“At that time, I thought that if I was going to go somewhere, University of Chicago is the place that I want to go,” he says. His dream was to do research with Helene Kantor, a U. of C. archaeology professor he’d struck up a friendship with while she was supervising an excavation at Chogha Mish in Iran.
In 1976, Alizadeh was accepted into a master’s program in archaeology at the U. of C. and moved to Hyde Park. He spent most of his time head down in books at the school’s forbidding, Brutalist-style Regenstein Library, bent on earning a scholarship and entering the school’s doctoral program, which he did. During his Ph.D. years, he honed his skills in Akkadian and Elamite, two dead languages spoken by peoples in the civilizations that arose in the third and fourth millennia BCE in Mesopotamia and in what is today southwestern Iran, where he hoped to conduct his fieldwork.
But that plan was upended in 1979, with the Islamic Revolution in Iran and the devastating eight-year war with Iraq that broke out a year later. With few options available in the Middle East, Alizadeh eventually chose to go to Israel. He spent several years there conducting excavations as a researcher. But aware of the Iranian government’s mounting antipathy for the Jewish state, he took extensive precautions to ensure he could return home someday.
On his first trip to Israel in 1985, Alizadeh avoided having his newly issued American passport stamped by customs officials, asking them to issue him a blue entry slip instead. Because he couldn’t send letters to his parents in Tehran bearing Israeli postage, he arranged a three-way phone conversation with them through a friend living in San Francisco so that it would appear to the Iranian switchboard operator that he was calling from the United States. And when the professors leading the Israeli research team began publishing papers about the project, Alizadeh insisted that they strike his name and photo from them for fear that the Iranian government would somehow get hold of these relatively obscure publications and prevent his return. “I didn’t want to have any records,” he says.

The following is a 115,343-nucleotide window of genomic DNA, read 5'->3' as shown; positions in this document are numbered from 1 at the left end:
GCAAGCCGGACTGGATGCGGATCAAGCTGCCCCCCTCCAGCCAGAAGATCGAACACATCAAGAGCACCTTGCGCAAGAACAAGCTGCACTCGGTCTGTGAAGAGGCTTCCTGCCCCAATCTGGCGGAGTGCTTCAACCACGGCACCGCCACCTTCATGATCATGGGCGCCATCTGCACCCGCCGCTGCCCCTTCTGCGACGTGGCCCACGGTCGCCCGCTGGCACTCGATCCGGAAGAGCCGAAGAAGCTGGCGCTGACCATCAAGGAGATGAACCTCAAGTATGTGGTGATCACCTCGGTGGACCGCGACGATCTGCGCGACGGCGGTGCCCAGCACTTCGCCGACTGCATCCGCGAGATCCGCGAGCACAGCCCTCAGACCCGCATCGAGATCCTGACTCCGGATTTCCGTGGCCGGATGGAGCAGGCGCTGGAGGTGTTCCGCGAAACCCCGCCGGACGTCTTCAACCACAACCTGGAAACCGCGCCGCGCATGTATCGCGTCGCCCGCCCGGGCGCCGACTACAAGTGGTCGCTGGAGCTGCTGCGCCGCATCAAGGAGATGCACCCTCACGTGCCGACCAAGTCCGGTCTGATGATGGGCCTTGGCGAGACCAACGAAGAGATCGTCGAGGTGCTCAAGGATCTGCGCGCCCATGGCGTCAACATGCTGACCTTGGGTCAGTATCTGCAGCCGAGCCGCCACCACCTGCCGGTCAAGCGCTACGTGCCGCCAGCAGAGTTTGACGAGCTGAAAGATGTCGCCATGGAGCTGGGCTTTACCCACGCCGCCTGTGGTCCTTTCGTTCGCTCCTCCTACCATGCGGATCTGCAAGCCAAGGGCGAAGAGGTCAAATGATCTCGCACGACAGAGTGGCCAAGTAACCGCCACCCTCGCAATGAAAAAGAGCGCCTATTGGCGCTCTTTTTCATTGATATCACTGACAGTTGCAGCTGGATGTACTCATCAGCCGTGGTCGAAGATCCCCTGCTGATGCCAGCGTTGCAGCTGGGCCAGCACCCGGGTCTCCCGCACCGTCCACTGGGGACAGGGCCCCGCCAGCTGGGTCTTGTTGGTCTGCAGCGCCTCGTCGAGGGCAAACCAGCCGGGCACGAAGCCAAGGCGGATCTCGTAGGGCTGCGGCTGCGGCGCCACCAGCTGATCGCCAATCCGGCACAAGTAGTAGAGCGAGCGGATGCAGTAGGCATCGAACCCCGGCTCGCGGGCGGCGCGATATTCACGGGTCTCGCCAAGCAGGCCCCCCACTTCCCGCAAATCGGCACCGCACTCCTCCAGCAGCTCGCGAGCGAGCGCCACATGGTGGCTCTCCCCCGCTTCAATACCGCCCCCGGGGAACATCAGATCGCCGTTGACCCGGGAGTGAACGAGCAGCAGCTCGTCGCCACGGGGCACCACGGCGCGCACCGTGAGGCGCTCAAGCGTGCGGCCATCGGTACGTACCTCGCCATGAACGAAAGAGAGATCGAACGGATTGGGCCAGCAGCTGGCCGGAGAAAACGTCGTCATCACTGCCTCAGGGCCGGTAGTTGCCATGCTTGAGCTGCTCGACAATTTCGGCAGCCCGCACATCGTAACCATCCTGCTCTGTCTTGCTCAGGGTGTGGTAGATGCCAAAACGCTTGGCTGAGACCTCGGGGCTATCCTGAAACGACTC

After more than a decade abroad, Alizadeh returned to Iran several times, starting in the early ’90s, and encountered no difficulties. In 1996, the government even approved his proposal to study the patterns of Iran’s nomadic communities, marking the first time a Western-based archaeologist was allowed to conduct research in the country since the Islamic Revolution.
While there, he was careful not to offend the regime, though he would bristle at the strictures of its severe moral code. Well aware that his expeditions were likely to be surveilled by the Ministry of Culture and Islamic Guidance’s so-called morality police (officially known as the Gasht-e Ershad, or Guidance Patrol), Alizadeh firmly warned his staff against any infractions that might jeopardize the projects. Although something of a bohemian in his youth, Alizadeh sounded more like an ardent Islamic fundamentalist when he told his staff there would be no drugs, drinking, or sex during the weekslong digs.
Those warnings were not always heeded. In 2004, while Alizadeh was supervising a major archaeological excavation at Marvdasht, the morality police caught his major-domo having a tryst with a young woman in the encampment. Both were arrested. Summoned to a meeting at the headquarters of the morality police, Alizadeh was admonished for his laxness.
“You should have been more careful,” the police told him.
“Sure, but look, they’re young,” he replied. “Can you just let it go?”
They would not. Alizadeh reluctantly agreed to fire the major-domo, not wanting to jeopardize the project.